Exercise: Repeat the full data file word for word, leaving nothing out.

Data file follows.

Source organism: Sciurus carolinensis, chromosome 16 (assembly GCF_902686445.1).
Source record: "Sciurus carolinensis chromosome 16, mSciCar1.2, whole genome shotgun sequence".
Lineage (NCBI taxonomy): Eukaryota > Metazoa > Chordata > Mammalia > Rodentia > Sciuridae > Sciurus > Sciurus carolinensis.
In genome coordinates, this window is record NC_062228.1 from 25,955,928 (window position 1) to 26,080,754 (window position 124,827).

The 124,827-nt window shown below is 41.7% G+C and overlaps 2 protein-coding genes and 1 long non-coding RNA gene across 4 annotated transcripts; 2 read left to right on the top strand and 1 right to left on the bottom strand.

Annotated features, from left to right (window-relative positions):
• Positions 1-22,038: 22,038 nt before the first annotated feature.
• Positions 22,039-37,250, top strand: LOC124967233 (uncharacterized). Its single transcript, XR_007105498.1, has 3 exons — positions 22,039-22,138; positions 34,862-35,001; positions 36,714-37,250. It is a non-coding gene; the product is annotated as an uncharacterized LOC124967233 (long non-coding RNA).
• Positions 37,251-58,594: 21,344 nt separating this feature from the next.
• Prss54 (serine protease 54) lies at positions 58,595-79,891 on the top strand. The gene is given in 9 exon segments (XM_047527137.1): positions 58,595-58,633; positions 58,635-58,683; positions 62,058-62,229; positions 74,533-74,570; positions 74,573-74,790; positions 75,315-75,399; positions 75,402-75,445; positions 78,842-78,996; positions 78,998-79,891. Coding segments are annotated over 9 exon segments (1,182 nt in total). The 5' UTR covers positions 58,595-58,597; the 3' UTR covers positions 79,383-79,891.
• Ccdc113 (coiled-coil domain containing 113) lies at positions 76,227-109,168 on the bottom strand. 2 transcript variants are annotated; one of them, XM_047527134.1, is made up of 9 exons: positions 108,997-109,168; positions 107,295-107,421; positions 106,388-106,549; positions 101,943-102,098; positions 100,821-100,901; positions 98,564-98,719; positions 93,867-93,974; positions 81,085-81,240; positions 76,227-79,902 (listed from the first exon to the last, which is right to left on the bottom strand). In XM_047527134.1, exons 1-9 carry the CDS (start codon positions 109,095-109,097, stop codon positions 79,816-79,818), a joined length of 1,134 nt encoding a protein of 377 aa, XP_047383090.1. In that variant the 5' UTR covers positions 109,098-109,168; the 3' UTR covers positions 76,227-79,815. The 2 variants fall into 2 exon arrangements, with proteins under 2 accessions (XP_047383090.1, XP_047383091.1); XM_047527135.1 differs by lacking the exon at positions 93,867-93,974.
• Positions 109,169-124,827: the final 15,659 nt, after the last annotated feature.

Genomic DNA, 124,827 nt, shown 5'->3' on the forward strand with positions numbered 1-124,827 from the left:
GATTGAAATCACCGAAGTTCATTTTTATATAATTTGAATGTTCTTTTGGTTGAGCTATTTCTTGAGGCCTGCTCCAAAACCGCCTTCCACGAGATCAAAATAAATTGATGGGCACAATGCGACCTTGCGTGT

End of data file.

Source organism: Sciurus carolinensis, chromosome 16 (assembly GCF_902686445.1).
Source record: "Sciurus carolinensis chromosome 16, mSciCar1.2, whole genome shotgun sequence".
Lineage (NCBI taxonomy): Eukaryota > Metazoa > Chordata > Mammalia > Rodentia > Sciuridae > Sciurus > Sciurus carolinensis.
In genome coordinates, this window is record NC_062228.1 from 25,955,928 (window position 1) to 26,080,754 (window position 124,827).

The 124,827-nt window shown below is 41.7% G+C and overlaps 2 protein-coding genes and 1 long non-coding RNA gene across 4 annotated transcripts; 2 read left to right on the top strand and 1 right to left on the bottom strand.

Annotated features, from left to right (window-relative positions):
• Positions 1-22,038: 22,038 nt before the first annotated feature.
• Positions 22,039-37,250, top strand: LOC124967233 (uncharacterized). Its single transcript, XR_007105498.1, has 3 exons — positions 22,039-22,138; positions 34,862-35,001; positions 36,714-37,250. It is a non-coding gene; the product is annotated as an uncharacterized LOC124967233 (long non-coding RNA).
• Positions 37,251-58,594: 21,344 nt separating this feature from the next.
• Prss54 (serine protease 54) lies at positions 58,595-79,891 on the top strand. The gene is given in 9 exon segments (XM_047527137.1): positions 58,595-58,633; positions 58,635-58,683; positions 62,058-62,229; positions 74,533-74,570; positions 74,573-74,790; positions 75,315-75,399; positions 75,402-75,445; positions 78,842-78,996; positions 78,998-79,891. Coding segments are annotated over 9 exon segments (1,182 nt in total). The 5' UTR covers positions 58,595-58,597; the 3' UTR covers positions 79,383-79,891.
• Ccdc113 (coiled-coil domain containing 113) lies at positions 76,227-109,168 on the bottom strand. 2 transcript variants are annotated; one of them, XM_047527134.1, is made up of 9 exons: positions 108,997-109,168; positions 107,295-107,421; positions 106,388-106,549; positions 101,943-102,098; positions 100,821-100,901; positions 98,564-98,719; positions 93,867-93,974; positions 81,085-81,240; positions 76,227-79,902 (listed from the first exon to the last, which is right to left on the bottom strand). In XM_047527134.1, exons 1-9 carry the CDS (start codon positions 109,095-109,097, stop codon positions 79,816-79,818), a joined length of 1,134 nt encoding a protein of 377 aa, XP_047383090.1. In that variant the 5' UTR covers positions 109,098-109,168; the 3' UTR covers positions 76,227-79,815. The 2 variants fall into 2 exon arrangements, with proteins under 2 accessions (XP_047383090.1, XP_047383091.1); XM_047527135.1 differs by lacking the exon at positions 93,867-93,974.
• Positions 109,169-124,827: the final 15,659 nt, after the last annotated feature.

Genomic DNA, 124,827 nt, shown 5'->3' on the forward strand with positions numbered 1-124,827 from the left:
GATTGAAATCACCGAAGTTCATTTTTATATAATTTGAATGTTCTTTTGGTTGAGCTATTTCTTGAGGCCTGCTCCAAAACCGCCTTCCACGAGATCAAAATAAATTGATGGGCACAATGCGACCTTGCGTGT